As its government teeters, the impoverished and chaotic Gulf nation is the focus of a U.S. bombing campaign
By Justin Elliott
July 23, 2011
Just this month, a U.S. drone strike against militants in southern Yemen reportedly killed at least 50 people -- many of them civilians. Meanwhile, the Wall Street Journal quoted unnamed U.S. officials this week saying that the Yemen-based al-Qaida in the Arabian Peninsula was "placing a higher priority on attacking the U.S. and Western targets overseas."
All of this is occurring against a backdrop of civil unrest and fighting in Yemen, where the regime of President Ali Abdullah Saleh has been trying to violently suppress opposition protesters for months. For an update on the situation in Yemen and the U.S. military campaign there, I spoke to Gregory Johnsen, a respected Yemen analyst and a Ph.D. candidate in Near Eastern studies at Princeton.
There's a Wall Street Journal piece this week saying unnamed U.S. officials are worried about al-Qaida in the Arabian Peninsula staging attacks outside of Yemen. What's your read on how much of a threat this group is?
With regards to the Wall Street Journal story, I'm not sure how much of that is new. Al-Qaida in the Arabian Peninsula has for quite some time been really explicit in talking about targeting both Western and Yemeni government interests within the country as well as going after regional targets -- as well as of course going after the United States, as was shown on Christmas Day 2009 and in the parcel bomb plot last year.
The situation right now is very murky. There has been a great deal of fighting in the southern province, Abyan, which has been going on throughout most of the summer. There's a group that calls itself Ansar al-Shariah, or the supports of Shariah (Islamic law), that have been fighting with the Yemeni military in the capital of the province. There have also been a number of U.S. airstrikes targeting these militants. The belief is that Ansar al-Shariah is affiliated with or linked to al-Qaida, but most of that comes from a single interview, so we don't have a lot of information to back it up. Al-Qaida itself has not put out a great deal of publication materials since the protests in Yemen really got started. So at the moment we have a lot more questions than we have answers.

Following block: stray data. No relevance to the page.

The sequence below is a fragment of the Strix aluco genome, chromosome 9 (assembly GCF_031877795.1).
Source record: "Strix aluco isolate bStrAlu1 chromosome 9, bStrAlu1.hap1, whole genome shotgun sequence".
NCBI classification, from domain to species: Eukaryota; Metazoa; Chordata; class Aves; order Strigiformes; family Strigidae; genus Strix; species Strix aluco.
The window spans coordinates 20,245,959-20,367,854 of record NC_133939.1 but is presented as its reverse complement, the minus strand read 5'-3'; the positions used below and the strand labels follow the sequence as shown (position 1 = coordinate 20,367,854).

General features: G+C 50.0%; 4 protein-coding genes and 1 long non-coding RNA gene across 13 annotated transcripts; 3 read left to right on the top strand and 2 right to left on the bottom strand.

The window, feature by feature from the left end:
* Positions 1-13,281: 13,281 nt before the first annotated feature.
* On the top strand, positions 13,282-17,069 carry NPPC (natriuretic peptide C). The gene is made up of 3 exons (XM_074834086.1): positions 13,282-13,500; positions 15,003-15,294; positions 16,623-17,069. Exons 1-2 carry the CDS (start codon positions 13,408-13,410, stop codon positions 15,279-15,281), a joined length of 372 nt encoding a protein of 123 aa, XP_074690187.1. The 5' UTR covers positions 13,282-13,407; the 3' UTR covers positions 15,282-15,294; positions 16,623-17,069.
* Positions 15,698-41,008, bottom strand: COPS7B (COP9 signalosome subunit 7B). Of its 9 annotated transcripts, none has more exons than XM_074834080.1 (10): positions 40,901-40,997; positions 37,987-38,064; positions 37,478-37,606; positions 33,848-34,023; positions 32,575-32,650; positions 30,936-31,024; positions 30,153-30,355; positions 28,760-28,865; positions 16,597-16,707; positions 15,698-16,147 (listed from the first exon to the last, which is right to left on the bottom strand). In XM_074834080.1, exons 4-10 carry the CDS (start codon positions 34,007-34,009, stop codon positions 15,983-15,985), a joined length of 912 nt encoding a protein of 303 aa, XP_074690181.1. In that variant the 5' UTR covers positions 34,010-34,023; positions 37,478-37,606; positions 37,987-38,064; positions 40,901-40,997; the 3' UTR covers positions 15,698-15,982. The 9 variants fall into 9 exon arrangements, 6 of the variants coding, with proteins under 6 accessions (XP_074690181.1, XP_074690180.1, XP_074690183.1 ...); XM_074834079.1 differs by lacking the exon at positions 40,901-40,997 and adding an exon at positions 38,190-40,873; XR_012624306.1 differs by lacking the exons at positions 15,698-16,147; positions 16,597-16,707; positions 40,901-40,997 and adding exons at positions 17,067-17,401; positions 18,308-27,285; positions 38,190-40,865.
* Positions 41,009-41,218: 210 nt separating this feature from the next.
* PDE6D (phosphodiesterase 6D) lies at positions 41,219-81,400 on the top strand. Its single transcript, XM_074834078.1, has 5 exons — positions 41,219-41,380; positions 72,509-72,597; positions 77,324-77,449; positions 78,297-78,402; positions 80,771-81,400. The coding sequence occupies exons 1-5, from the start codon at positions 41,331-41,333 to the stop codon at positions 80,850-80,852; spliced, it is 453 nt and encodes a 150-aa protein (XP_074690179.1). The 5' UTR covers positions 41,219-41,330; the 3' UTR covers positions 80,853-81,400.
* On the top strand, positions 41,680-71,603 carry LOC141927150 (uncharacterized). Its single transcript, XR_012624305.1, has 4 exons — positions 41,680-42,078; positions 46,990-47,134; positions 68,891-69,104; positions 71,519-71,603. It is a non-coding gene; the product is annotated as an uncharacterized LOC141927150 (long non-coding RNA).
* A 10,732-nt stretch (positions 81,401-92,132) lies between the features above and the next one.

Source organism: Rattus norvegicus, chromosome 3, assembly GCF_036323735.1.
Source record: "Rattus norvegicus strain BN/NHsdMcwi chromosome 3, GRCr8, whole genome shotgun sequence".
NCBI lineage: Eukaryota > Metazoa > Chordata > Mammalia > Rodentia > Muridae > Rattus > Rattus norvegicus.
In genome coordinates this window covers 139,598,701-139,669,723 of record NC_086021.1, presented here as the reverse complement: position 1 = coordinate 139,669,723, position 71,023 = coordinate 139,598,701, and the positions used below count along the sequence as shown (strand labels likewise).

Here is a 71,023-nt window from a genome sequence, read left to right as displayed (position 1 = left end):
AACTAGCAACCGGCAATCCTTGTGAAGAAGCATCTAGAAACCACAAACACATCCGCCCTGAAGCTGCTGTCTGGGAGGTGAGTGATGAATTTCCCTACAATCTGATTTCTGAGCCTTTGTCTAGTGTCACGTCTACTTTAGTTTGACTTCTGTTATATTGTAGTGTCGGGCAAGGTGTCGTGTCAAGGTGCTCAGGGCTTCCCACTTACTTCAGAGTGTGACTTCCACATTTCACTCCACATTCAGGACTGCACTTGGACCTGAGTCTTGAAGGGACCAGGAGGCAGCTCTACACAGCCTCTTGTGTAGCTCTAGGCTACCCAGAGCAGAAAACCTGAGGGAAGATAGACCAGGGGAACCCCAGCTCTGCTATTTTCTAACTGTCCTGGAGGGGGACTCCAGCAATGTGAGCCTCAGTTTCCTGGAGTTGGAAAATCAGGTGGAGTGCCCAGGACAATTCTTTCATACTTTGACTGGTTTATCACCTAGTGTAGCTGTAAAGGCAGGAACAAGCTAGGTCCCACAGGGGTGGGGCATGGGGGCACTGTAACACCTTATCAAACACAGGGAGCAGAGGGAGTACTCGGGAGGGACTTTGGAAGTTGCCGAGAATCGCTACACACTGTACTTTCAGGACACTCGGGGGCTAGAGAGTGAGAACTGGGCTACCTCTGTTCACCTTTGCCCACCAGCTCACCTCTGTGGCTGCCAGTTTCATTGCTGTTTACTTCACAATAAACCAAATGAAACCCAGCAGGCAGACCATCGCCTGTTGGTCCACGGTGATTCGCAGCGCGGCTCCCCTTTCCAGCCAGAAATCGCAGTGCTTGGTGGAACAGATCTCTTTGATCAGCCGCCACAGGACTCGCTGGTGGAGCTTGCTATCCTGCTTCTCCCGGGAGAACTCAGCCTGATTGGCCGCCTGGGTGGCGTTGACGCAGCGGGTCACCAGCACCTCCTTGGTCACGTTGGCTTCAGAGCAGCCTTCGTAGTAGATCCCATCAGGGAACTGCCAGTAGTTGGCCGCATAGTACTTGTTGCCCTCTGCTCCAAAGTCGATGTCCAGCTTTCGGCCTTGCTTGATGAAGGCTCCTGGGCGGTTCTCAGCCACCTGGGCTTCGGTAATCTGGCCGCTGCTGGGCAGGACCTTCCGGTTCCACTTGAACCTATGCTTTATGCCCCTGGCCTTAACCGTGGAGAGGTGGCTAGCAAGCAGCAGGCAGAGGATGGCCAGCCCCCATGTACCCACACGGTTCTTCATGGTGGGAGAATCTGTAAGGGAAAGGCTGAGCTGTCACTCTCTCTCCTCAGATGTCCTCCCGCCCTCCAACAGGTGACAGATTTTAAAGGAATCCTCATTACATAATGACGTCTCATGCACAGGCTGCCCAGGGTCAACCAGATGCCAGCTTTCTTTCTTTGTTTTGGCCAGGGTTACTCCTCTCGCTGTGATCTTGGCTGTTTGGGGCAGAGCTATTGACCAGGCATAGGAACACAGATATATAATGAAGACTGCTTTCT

Do we know how many people there actually are in this al-Qaida in the Arabian Peninsula group?
A couple years ago, the foreign minister of Yemen came forward with the idea that there were 300 individuals in the group. Since he said that, many in the media have picked up on that and run with it, but I think it was really just his best guess. This year, for example, the Yemeni government has announced it has killed 200 or 250 members of al-Qaida since the fighting began earlier this spring. And we see on the ground that there are still people fighting for the organization and carrying out attacks in Abyan. So we don't have a very good sense of the numbers.
My reading of the situation is that al-Qaida in the Arabian Peninsula has actually gotten stronger in recent years, largely because of U.S. airstrikes. The U.S. has managed to kill some key mid-level commanders, but many of these individuals have been replaced quite quickly. And as the U.S. has killed them, there has been a significant amount of what's often referred to as collateral damage. That is, innocent women and children or unaffiliated civilians who are killed in these airstrikes. That tends to not only fit into al-Qaida's argument that Yemen is a legitimate theater of jihad, but also the people that have died tend to have brothers and uncles and cousins. We're seeing more and more people becoming radicalized.
Who exactly is being killed by all this American bombing? Is it clear to anyone what's really happening?